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“That was really good,” Tyree told me at the end of the meeting. “Sitting down face-to-face changes everything!” 

A home healthcare worker studying to become a teacher, this marked the first Bridging the Divide event Tyree attended. Although we at Bridging the Divide had been hosting bridge-building conversations for several years, this meeting marked another first--it was the first time we used a free Conversation Guide produced by Living Room Conversations. 

“Our topic tonight is the ‘America We Want to Be,’” I announced to kick-off our discussion. I scanned the room pleased to see racially and politically diverse participants. “Let’s get into groups of four, preferably with people you don’t already know, and a group leader will navigate you through the LRC guidance.”

“What role do you experience our history playing in America today?” asked Dawn, one of the small group leaders.

“Slavery is a major part of our history,” Tyree said. “My ancestors were considered ⅗ of a person.”

“That ⅗ rule was wrong, but I’ve read that it was written by Northern abolitionists to reduce the population count of the South and deprive the it of members of Congress,” said Dan.

“My parents are immigrants from China,” said Jen. “So it’s hard to watch how immigrants are being treated today. I hope I’m not told to go back where I came from.”

“I grew up in India, where there’s a caste system,” said Devya. “It wasn’t until I came to America that I learned what life was like without one.”

The LRC Conversation Guide offered us a well-organized structure to have a meaningful conversation about our country’s history and the values we cherish today. 

“I liked how the guidance got us to talk specifically about our views, rather than broad generalizations,” said Dan as we wrapped-up.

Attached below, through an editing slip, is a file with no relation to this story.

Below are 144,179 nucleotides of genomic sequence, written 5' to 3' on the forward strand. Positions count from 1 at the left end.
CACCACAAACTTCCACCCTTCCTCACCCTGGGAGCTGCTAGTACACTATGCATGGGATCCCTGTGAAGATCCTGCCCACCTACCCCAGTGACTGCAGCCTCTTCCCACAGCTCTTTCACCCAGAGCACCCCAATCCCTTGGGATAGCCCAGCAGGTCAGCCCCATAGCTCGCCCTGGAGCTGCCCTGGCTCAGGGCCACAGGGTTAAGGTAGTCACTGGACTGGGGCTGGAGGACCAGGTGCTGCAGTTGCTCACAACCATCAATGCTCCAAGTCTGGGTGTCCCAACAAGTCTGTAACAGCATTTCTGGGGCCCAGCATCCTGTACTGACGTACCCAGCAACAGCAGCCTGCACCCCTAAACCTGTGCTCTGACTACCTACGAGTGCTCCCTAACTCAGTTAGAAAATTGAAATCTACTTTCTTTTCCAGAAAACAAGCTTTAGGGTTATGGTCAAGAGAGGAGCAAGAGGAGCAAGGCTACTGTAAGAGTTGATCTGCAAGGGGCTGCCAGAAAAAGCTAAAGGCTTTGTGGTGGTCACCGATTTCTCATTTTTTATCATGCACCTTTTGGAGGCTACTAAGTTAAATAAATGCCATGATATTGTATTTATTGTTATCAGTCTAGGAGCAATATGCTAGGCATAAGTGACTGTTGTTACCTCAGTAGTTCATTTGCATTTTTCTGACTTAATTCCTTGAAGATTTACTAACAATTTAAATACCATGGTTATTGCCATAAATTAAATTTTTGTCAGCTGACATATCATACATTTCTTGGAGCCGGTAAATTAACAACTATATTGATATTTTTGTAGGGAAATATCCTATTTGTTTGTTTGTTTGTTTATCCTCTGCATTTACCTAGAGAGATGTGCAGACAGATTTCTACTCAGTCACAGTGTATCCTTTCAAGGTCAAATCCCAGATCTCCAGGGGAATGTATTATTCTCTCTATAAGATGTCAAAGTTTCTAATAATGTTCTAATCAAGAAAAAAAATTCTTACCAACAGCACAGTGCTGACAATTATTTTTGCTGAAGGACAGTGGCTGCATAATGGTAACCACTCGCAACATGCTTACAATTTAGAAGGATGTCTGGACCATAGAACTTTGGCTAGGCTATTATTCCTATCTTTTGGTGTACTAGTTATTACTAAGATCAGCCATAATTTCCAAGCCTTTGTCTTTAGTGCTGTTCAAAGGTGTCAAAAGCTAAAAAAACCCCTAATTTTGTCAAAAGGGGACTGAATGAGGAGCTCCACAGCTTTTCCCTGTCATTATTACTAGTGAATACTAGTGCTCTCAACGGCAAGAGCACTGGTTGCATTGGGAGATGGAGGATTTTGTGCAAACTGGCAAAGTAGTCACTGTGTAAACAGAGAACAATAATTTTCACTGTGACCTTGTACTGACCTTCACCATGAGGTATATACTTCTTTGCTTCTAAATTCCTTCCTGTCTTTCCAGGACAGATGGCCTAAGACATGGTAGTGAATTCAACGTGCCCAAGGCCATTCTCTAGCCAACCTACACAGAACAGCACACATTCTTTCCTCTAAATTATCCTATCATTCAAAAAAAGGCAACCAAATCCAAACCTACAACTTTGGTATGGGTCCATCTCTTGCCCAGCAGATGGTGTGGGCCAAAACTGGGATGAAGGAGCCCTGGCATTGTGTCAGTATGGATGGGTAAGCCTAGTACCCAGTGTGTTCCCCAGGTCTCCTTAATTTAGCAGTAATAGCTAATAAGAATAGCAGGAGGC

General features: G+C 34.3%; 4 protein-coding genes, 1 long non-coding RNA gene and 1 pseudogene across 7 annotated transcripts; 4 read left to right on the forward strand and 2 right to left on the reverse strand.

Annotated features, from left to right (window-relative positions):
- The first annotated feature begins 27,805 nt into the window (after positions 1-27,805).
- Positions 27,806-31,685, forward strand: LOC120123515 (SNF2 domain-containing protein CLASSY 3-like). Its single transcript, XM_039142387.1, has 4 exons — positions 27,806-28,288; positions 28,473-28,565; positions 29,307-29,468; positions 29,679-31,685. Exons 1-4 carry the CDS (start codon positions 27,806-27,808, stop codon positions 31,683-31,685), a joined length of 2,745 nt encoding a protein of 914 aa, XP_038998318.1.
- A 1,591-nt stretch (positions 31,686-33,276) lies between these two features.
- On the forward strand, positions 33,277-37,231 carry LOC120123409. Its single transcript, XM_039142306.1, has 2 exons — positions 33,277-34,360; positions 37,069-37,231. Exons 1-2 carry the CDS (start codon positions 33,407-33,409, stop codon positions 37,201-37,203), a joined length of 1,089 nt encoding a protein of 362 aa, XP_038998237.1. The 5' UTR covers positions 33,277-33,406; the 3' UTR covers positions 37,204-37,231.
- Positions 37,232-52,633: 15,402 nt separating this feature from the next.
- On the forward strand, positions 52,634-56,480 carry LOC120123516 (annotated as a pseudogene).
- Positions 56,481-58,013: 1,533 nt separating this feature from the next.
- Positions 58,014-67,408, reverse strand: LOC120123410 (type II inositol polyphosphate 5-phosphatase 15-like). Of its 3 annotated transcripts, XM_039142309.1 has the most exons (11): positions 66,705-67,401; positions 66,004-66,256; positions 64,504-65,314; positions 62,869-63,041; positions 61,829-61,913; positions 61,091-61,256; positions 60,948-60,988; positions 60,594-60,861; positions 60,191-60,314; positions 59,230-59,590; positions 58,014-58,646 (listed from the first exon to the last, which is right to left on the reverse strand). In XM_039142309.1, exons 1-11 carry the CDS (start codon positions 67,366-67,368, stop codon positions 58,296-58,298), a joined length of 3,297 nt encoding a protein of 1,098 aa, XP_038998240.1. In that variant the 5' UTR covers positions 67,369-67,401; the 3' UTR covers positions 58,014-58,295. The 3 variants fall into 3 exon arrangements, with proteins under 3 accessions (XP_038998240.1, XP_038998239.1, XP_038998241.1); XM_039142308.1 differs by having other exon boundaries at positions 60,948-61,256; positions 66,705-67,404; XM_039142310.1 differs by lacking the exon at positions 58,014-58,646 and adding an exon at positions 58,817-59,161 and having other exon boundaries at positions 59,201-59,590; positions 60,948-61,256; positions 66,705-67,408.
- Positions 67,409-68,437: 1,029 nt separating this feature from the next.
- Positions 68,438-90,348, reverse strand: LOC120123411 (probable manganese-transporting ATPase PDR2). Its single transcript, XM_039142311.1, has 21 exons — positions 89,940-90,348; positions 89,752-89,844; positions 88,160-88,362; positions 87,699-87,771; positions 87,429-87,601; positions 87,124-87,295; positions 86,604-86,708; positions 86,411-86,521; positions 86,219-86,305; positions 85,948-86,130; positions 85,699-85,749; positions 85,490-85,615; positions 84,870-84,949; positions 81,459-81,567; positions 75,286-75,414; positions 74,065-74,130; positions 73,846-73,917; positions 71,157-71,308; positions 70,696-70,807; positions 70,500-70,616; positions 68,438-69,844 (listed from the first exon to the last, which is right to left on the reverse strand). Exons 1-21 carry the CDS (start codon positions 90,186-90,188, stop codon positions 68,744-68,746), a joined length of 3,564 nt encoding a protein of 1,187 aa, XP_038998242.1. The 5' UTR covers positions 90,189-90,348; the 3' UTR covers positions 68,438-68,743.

“This made me think about my family’s history and how it plays into my political beliefs,” Jen said. “Very thought provoking.” 

The feedback of LRC’s Guide was positive, but nobody professed to have changed their mind on any of their pre-held views. Over the years hosting bridge-building conversations in the San Francisco Bay Area, skeptics have asked me, “What’s the point if nobody changes their mind?” It’s an interesting question to consider in our divided times.

The goal of the LRC Guide was not to compete in a debate or convert anyone to a certain way of thinking. Rather, the goal was to connect diverse members of our community and communicate. Not as enemies, but as people and neighbors. That’s exactly what happened. We told our stories, spoke about our values, and listened to others who did the same.

It’s a reminder of an important but simple truth: sitting down face-to-face changes everything. Our human nature yearns to be connected with each other. The power of connecting with our neighbors in spite of perceived differences speaks directly to our souls, gently reminding us that there is hope. 

Agreement across lines of division isn’t always easy to find. Yet here is an example of a diverse group of seemingly divided citizens who overwhelmingly agreed that our two-hour bridge-building discussion was worthwhile. Perhaps telling our stories, speaking about our values, and listening to each other is the America we want to be.

J. Christopher Collins is the founder of the Bridging the Divide project at Glide Memorial Church in San Francisco and the author of the forthcoming book Reconstruction Revival: A Citizen’s Guide to Healing Division in Our Relationships, Communities and Country. @J_Chris_Collins

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